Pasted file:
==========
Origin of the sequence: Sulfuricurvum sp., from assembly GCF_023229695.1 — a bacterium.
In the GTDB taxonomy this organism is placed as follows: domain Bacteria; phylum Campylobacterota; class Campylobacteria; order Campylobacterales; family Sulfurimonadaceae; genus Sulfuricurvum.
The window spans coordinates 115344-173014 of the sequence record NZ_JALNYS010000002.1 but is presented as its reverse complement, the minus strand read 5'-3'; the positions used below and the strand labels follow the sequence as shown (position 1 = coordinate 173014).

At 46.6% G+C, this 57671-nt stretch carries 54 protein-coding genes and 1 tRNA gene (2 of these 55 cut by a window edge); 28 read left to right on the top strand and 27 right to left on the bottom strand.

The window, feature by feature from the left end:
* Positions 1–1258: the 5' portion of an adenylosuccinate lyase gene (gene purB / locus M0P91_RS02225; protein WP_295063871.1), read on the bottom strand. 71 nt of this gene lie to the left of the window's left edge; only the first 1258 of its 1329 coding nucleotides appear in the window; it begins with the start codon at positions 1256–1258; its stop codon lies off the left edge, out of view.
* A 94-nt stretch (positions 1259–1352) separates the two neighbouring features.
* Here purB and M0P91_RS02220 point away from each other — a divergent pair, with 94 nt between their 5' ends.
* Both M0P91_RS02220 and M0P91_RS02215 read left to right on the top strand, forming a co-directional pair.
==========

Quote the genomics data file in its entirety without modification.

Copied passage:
Origin of the sequence: Sulfuricurvum sp., from assembly GCF_023229695.1 — a bacterium.
In the GTDB taxonomy this organism is placed as follows: domain Bacteria; phylum Campylobacterota; class Campylobacteria; order Campylobacterales; family Sulfurimonadaceae; genus Sulfuricurvum.
The window spans coordinates 115344-173014 of the sequence record NZ_JALNYS010000002.1 but is presented as its reverse complement, the minus strand read 5'-3'; the positions used below and the strand labels follow the sequence as shown (position 1 = coordinate 173014).

At 46.6% G+C, this 57671-nt stretch carries 54 protein-coding genes and 1 tRNA gene (2 of these 55 cut by a window edge); 28 read left to right on the top strand and 27 right to left on the bottom strand.

The window, feature by feature from the left end:
* Positions 1–1258: the 5' portion of an adenylosuccinate lyase gene (gene purB / locus M0P91_RS02225; protein WP_295063871.1), read on the bottom strand. 71 nt of this gene lie to the left of the window's left edge; only the first 1258 of its 1329 coding nucleotides appear in the window; it begins with the start codon at positions 1256–1258; its stop codon lies off the left edge, out of view.
* A 94-nt stretch (positions 1259–1352) separates the two neighbouring features.
* Here purB and M0P91_RS02220 point away from each other — a divergent pair, with 94 nt between their 5' ends.
* Both M0P91_RS02220 and M0P91_RS02215 read left to right on the top strand, forming a co-directional pair.